Kozhikode

Economist calls for structural reforms

Rudra Sensarma

Rudra Sensarma  

Government package sought for agriculture, MSMEs

Kerala should bring in structural reforms such as introducing more business friendly policies, bettering connectivity and infrastructure, lowering red tape and controlling militant trade unions to fast-track the economy post-lockdown, Rudra Sensarma, Dean (Research, Innovation and Internationalisation) and Professor of Economics, Indian Institute of Management, Kozhikode, has said.

Prof. Sensarma told The Hindu that “Kerala is facing a severe financial crisis, but it is temporary. The government has to borrow additional funds to comfortably service the debt if the economy gets back on track by next year. Once the pandemic is over, the economy will certainly recover but what will be important is fundamental changes need to be made to the State’s economic activities.”

He said the government must now come up with a package for the agriculture sector and the micro, small, and medium enterprises (MSMEs) that employ the majority of the workforce. The services economy which included travel and tourism would take the longest time to recover and hence would require separate attention.

The return of Gulf expatriates would not affect the existing workforce but the real loss would be of remittances as one-third of Kerala’s GDP depended on it. “The crisis should nudge the government to re-imagine the economic model of the State that is highly dependent on inflow of money from the Gulf and inflow of workers from other States,” Prof. Sensarma said.

While manufacturing is not a major option in a State with scattered land parcels, he said that the government should give a big thrust to the food sector including agriculture, dairy, poultry, and food processing. Also, technology sectors such as IT, Fintech and digital services could productively engage Kerala’s educated and talented youth.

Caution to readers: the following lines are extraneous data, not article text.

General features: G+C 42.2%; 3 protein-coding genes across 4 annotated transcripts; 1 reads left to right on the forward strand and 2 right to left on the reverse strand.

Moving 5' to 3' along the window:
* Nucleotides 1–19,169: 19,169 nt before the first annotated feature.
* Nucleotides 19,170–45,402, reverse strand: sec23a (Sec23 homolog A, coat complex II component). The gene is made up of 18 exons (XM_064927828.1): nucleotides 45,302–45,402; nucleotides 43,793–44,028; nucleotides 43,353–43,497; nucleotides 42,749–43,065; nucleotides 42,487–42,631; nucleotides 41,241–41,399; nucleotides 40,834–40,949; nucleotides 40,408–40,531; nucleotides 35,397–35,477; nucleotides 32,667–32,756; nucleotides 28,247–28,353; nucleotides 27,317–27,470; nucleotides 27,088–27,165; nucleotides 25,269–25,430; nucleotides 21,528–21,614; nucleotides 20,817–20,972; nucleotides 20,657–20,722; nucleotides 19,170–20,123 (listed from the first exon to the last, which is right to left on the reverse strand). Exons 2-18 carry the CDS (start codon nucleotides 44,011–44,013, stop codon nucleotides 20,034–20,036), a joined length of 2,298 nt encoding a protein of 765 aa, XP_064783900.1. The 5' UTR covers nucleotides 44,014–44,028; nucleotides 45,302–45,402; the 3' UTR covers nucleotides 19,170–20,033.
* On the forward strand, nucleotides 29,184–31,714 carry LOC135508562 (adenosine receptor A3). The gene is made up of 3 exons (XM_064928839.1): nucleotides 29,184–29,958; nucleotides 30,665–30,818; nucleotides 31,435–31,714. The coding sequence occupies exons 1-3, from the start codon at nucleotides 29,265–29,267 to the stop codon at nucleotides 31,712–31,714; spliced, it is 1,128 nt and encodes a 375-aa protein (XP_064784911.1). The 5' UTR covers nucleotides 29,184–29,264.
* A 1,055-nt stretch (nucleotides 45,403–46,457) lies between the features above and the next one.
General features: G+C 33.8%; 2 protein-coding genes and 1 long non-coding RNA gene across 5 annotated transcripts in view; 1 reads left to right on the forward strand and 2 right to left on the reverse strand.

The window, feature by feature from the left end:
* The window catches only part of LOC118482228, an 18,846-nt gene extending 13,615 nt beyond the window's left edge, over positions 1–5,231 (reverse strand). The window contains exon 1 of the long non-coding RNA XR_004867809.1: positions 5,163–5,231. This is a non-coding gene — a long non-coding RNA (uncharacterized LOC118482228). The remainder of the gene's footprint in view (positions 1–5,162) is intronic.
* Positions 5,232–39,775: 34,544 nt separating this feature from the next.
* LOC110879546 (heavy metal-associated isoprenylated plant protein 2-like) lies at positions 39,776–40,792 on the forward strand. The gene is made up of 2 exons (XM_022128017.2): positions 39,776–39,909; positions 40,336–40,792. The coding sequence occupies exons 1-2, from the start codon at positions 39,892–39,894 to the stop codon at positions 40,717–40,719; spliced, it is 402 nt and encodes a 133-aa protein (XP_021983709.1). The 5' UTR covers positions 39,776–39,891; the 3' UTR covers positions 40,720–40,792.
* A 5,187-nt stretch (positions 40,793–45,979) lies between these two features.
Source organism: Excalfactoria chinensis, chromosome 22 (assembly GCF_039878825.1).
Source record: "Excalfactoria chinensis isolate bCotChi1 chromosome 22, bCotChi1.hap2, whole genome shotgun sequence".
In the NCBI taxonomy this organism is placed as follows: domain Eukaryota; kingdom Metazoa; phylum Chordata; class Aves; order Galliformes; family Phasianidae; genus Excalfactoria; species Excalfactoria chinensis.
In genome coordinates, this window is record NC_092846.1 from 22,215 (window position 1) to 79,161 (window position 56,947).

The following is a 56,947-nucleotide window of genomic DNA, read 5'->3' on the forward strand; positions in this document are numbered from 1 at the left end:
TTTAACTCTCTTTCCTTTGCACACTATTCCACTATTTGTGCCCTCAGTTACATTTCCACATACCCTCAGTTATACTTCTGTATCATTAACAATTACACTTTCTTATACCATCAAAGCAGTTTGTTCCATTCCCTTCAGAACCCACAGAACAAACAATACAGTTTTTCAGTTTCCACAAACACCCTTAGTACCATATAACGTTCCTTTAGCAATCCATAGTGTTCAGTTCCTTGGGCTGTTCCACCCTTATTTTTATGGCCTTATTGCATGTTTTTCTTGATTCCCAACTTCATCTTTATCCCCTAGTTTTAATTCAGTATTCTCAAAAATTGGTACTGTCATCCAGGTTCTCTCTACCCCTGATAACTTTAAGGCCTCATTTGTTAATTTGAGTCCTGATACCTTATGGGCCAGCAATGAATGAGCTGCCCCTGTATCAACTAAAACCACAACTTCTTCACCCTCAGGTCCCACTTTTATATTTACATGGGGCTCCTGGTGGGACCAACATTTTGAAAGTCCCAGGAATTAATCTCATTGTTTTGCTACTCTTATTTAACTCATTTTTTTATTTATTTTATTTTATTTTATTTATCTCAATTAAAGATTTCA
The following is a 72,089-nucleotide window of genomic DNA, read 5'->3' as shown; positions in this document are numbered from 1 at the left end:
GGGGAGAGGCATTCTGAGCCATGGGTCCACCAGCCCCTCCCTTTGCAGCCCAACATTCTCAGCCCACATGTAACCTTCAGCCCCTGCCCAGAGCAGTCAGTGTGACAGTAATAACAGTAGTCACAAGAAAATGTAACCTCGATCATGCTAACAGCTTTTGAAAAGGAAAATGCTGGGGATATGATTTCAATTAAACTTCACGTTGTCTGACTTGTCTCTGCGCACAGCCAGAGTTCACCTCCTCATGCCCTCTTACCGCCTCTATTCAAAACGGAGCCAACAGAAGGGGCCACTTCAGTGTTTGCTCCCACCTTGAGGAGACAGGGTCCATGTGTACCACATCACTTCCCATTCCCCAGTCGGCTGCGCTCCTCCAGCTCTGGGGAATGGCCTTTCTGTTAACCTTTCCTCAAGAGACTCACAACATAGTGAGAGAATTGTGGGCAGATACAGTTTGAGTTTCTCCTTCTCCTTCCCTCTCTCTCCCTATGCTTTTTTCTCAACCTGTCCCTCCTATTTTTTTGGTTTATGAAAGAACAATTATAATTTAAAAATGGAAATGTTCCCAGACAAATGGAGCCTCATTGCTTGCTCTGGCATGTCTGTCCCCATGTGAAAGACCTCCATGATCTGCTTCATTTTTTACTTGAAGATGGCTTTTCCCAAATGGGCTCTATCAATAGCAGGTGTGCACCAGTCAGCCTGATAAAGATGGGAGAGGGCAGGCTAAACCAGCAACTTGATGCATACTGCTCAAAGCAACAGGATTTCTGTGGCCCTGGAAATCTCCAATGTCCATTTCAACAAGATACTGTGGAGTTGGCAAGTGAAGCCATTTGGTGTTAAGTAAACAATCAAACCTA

Prof. Sensarma expressed the hope that the Gulf returnees would replace the immigrant workers who are returning to their own States. “The guest workers from northern States were mostly unskilled and semi-skilled while many of the Gulf returnees have the experience and skills in technical fields like accounting, IT, or general managerial and supervisory work.

Some of the Gulf returnees may not mind taking up agriculture as an occupation as this was one of the areas that had been severely hit not only by the leaving of guest workers but also by the supply disruptions from other States. “The skilled workers will enhance the talent pool for local employers, even if temporarily. Those who have the passion and some capital may even take to entrepreneurship,” he said.

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Printable version | Jul 8, 2020 6:47:05 AM | https://www.thehindu.com/news/cities/kozhikode/economist-calls-for-structural-reforms/article31957176.ece

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